7. nimbus

    nimbus Well-Known Member

    Worrying is the trend towards increasing use of touch screens, which require distraction to use, VAG are particularly following this route. There are imho far too many built-in devices in present day cars, then we add more such as phones and dash cams. In reality nothing is more clear than traditional instrumentation.
     
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  8. GeoffR

    GeoffR Well-Known Member

    My car has just five analog instruments, left to right; Tacho, Speedo, Boost Fuel Quantity and Coolant temperature. In the middle of the speedometer is the Information display which displays warning messages (currently Change Oil Soon), trip, etc. (which shows how often I change the display. Then the HUD displays speed and outside temperature. The main screen shows Map Radio and various set-up information, again rarely used.

    OK the HUD and Info display are just screens and can display many things but do so only when necessary, I can blank both if I so desire, I can even deactivate the tacho, boost, fuel and coolant temperature gauges if I want to. A bit like Boeing's quiet, dark cockpit concept. The only display I can't blank is speed.

    I have determined that any replacement car will have a HUD, why it isn't a requirement I don't know (but I only want to see essential information on it).
     
  9. Benchista

    Benchista Which Tyler

    I don't agree with that. Presenting the speed in a large font in digital form is MUCH clearer than on a dial.
     
    EightBitTony and GeoffR like this.
  10. GeoffR

    GeoffR Well-Known Member

    I agree, to a point. Touch screens are a distraction simply because soft buttons need to be seen, tactile ones don't. Yes there is too much information.
    I agree. I rarely use the analog speedometer but the digital HUD is exceedingly clear. The only thing I would like is a trend vector but that isn't essential.
     
  11. MJB

    MJB Well-Known Member

    I drive a BMW. I find those annoying green flashing lights that occasionally come on to be a distraction.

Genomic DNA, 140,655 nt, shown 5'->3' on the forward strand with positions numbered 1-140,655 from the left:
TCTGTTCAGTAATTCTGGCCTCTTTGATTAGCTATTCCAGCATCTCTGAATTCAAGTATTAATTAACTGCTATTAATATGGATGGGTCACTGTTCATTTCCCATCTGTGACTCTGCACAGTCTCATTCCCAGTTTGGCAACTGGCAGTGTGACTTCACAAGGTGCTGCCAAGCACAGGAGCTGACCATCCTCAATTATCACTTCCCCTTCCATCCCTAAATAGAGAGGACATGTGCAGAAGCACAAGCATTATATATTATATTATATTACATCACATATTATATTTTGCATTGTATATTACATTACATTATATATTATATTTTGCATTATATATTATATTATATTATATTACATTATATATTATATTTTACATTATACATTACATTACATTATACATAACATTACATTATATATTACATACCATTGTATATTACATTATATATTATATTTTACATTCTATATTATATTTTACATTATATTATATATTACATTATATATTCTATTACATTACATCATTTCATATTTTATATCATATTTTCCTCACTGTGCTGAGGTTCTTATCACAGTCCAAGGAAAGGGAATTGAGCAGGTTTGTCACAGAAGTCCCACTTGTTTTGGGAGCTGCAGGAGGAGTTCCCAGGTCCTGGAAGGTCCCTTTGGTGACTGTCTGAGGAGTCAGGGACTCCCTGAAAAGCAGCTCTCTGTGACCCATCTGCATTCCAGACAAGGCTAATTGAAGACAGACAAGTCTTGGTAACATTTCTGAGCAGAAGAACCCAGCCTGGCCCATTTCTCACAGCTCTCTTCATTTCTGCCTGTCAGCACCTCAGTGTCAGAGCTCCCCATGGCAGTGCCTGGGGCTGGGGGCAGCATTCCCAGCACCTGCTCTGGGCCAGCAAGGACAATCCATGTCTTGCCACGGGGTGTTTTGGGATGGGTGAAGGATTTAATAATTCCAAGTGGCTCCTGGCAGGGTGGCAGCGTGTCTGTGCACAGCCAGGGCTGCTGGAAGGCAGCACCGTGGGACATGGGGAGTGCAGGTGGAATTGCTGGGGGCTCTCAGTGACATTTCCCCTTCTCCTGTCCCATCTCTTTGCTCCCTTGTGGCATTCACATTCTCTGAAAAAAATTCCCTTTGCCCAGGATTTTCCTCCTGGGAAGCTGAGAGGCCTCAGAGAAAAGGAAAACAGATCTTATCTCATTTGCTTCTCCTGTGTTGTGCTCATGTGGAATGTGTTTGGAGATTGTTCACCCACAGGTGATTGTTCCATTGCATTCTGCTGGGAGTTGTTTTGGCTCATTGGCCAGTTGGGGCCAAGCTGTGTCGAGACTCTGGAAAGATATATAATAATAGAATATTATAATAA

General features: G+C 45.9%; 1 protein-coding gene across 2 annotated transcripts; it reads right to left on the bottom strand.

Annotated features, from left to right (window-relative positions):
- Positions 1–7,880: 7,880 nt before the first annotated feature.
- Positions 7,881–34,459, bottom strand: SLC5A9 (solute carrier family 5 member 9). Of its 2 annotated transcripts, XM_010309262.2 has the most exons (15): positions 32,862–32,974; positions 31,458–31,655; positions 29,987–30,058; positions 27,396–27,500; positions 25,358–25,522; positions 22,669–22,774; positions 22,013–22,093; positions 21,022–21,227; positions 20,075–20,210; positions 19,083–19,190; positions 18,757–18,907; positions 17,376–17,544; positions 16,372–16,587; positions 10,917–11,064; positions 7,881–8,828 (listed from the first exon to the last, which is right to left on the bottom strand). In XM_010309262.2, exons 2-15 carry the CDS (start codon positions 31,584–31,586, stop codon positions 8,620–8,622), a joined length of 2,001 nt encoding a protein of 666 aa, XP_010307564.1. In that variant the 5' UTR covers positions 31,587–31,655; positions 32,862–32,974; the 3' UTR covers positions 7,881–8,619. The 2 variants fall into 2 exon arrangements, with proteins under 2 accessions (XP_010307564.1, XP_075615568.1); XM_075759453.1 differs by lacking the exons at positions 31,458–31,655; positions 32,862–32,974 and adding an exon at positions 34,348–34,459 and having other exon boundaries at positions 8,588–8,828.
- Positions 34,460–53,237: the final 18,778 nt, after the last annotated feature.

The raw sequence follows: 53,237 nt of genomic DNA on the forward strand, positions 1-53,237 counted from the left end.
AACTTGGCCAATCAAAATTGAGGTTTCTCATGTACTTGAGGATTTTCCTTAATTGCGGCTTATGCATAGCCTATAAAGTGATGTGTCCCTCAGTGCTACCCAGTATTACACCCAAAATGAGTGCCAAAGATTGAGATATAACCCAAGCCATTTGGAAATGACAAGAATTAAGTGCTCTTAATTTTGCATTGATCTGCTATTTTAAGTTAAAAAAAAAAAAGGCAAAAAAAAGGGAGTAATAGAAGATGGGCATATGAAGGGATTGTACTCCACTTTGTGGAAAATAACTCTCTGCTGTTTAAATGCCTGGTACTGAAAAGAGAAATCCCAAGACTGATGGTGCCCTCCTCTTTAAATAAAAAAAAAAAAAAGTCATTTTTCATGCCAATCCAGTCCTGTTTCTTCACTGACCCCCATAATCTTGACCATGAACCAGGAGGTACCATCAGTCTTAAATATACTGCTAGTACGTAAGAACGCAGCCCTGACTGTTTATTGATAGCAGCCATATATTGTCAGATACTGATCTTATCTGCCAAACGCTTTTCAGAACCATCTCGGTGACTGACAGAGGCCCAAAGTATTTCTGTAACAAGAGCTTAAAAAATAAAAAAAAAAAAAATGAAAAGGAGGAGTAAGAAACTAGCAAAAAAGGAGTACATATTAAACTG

12. dream_police

    dream_police Well-Known Member

    And they only come on when you park it where the hell you like and push that red triangle sign?
     
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  13. PeteRob

    PeteRob Well-Known Member

    You’ve only yourself to blame.
     
  14. PeteRob

    PeteRob Well-Known Member

    Particularly if the dial doesn’t mark 30 mph.
     
  15. Andrew Flannigan

    Andrew Flannigan Well-Known Member

    I find that a combination of dial and digital works well.

    Instrument panel Hyundai i10 Panasonic TZ40 1000650.JPG
     
  16. PeteRob

    PeteRob Well-Known Member

    It depends on what you are used to. I think I remember, from a long time ago, a speedometer that was a illuminated line with the pointer along it from left to right. Vauxhall Cresta maybe? From when bench seats were standard in the front, none of these armchairs we have now.
     
    zx9r likes this.
  17. Andrew Flannigan

    Andrew Flannigan Well-Known Member

    Yes, I had a couple of cars like that. They worked OK as well.
     
  18. Benchista

    Benchista Which Tyler

    My dad had a Volvo 145 with a speedo like that. Only thing was that the end that indicated the speed was a right-angled triangle, so I wasn't sure if the point or the base indicated the actual speed.
     
  19. AndyTake2

    AndyTake2 Well-Known Member

    Minis are bad - a BMW design, so I assume some idiot had a thumb in both the pies. Should have washed his hands first, as it stinks.

    Whoever designed the'ergonomics' and electronics in the mini really deserves a slap witha wet fish. They spent their time and money on fancy circumference lights around the infotainment display, instead of spending it on a more ergonomic display. I don't need colour changing lights to show I have turned the temperture down, but it might be nice to see where the damn air is blowing, without having to stick my face to the centre console
     
  20. SqueamishOssifrage

    SqueamishOssifrage Well-Known Member

    You'd fail your driving test in Cyprus if they came on and the examiner noticed.
     
    dream_police likes this.